There are 4 jugs which hold 9 litres, 7 litres, 4 litres and 2 litres. Find a way to pour 9 litres of drink from one jug to another until you are left with exactly 3 litres in three of the jugs.

Can you put plus signs in so this is true? 1 2 3 4 5 6 7 8 9 = 99 How many ways can you do it?

Investigate this balance which is marked in halves. If you had a weight on the left-hand 7, where could you hang two weights on the right to make it balance?

Start with four numbers at the corners of a square and put the total of two corners in the middle of that side. Keep going... Can you estimate what the size of the last four numbers will be?

This problem is based on the story of the Pied Piper of Hamelin. Investigate the different numbers of people and rats there could have been if you know how many legs there are altogether!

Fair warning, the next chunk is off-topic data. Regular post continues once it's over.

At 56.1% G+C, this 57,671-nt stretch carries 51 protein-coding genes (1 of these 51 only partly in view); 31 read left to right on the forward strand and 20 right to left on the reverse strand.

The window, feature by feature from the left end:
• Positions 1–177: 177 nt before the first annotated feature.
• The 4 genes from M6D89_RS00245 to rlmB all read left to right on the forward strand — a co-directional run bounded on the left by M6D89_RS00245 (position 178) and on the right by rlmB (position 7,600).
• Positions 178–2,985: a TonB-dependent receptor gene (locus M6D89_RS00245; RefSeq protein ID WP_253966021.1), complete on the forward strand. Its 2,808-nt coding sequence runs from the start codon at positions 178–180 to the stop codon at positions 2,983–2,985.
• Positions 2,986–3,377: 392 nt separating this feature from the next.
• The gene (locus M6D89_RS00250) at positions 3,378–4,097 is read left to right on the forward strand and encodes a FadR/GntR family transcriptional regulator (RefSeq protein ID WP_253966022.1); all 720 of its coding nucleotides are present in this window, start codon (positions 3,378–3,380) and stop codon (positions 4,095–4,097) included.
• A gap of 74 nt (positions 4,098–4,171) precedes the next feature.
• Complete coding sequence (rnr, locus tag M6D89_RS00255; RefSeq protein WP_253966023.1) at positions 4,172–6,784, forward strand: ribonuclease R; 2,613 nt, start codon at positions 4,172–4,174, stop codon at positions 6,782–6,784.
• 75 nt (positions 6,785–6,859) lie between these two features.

Mrs Morgan, the class's teacher, pinned numbers onto the backs of three children. Use the information to find out what the three numbers were.

Well now, what would happen if we lost all the nines in our number system? Have a go at writing the numbers out in this way and have a look at the multiplications table.

I throw three dice and get 5, 3 and 2. Add the scores on the three dice. What do you get? Now multiply the scores. What do you notice?

Which times on a digital clock have a line of symmetry? Which look the same upside-down? You might like to try this investigation and find out!

Use your logical-thinking skills to deduce how much Dan's crisps and ice-cream cost altogether.

These two group activities use mathematical reasoning - one is numerical, one geometric.

A game for 2 players. Practises subtraction or other maths operations knowledge.

Here are the prices for 1st and 2nd class mail within the UK. You have an unlimited number of each of these stamps. Which stamps would you need to post a parcel weighing 825g?

Where can you draw a line on a clock face so that the numbers on both sides have the same total?

The Scot, John Napier, invented these strips about 400 years ago to help calculate multiplication and division. Can you work out how to use Napier's bones to find the answer to these multiplications?